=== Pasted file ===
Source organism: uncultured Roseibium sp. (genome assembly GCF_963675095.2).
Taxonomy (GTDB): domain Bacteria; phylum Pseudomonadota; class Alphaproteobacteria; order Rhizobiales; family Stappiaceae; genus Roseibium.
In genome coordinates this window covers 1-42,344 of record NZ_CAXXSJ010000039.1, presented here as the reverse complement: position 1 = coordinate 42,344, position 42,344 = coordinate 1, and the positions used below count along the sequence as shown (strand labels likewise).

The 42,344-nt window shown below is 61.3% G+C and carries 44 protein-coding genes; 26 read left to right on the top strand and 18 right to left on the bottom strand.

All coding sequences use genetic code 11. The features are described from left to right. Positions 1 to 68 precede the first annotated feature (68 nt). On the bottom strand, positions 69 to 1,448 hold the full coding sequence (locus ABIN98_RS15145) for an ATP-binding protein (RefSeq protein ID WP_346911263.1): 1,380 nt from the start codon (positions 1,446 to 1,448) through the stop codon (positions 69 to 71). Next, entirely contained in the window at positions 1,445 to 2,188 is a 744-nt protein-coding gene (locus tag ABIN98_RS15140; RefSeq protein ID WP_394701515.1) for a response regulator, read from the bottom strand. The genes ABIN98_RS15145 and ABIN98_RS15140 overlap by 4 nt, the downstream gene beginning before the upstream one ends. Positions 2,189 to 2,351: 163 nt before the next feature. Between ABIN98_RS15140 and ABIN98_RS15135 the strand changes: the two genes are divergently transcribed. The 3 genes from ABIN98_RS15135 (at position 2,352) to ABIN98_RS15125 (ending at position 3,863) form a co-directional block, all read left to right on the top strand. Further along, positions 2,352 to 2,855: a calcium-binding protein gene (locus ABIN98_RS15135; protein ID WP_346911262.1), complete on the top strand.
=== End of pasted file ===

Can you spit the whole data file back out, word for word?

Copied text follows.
Source organism: uncultured Roseibium sp. (genome assembly GCF_963675095.2).
Taxonomy (GTDB): domain Bacteria; phylum Pseudomonadota; class Alphaproteobacteria; order Rhizobiales; family Stappiaceae; genus Roseibium.
In genome coordinates this window covers 1-42,344 of record NZ_CAXXSJ010000039.1, presented here as the reverse complement: position 1 = coordinate 42,344, position 42,344 = coordinate 1, and the positions used below count along the sequence as shown (strand labels likewise).

The 42,344-nt window shown below is 61.3% G+C and carries 44 protein-coding genes; 26 read left to right on the top strand and 18 right to left on the bottom strand.

All coding sequences use genetic code 11. The features are described from left to right. Positions 1 to 68 precede the first annotated feature (68 nt). On the bottom strand, positions 69 to 1,448 hold the full coding sequence (locus ABIN98_RS15145) for an ATP-binding protein (RefSeq protein ID WP_346911263.1): 1,380 nt from the start codon (positions 1,446 to 1,448) through the stop codon (positions 69 to 71). Next, entirely contained in the window at positions 1,445 to 2,188 is a 744-nt protein-coding gene (locus tag ABIN98_RS15140; RefSeq protein ID WP_394701515.1) for a response regulator, read from the bottom strand. The genes ABIN98_RS15145 and ABIN98_RS15140 overlap by 4 nt, the downstream gene beginning before the upstream one ends. Positions 2,189 to 2,351: 163 nt before the next feature. Between ABIN98_RS15140 and ABIN98_RS15135 the strand changes: the two genes are divergently transcribed. The 3 genes from ABIN98_RS15135 (at position 2,352) to ABIN98_RS15125 (ending at position 3,863) form a co-directional block, all read left to right on the top strand. Further along, positions 2,352 to 2,855: a calcium-binding protein gene (locus ABIN98_RS15135; protein ID WP_346911262.1), complete on the top strand.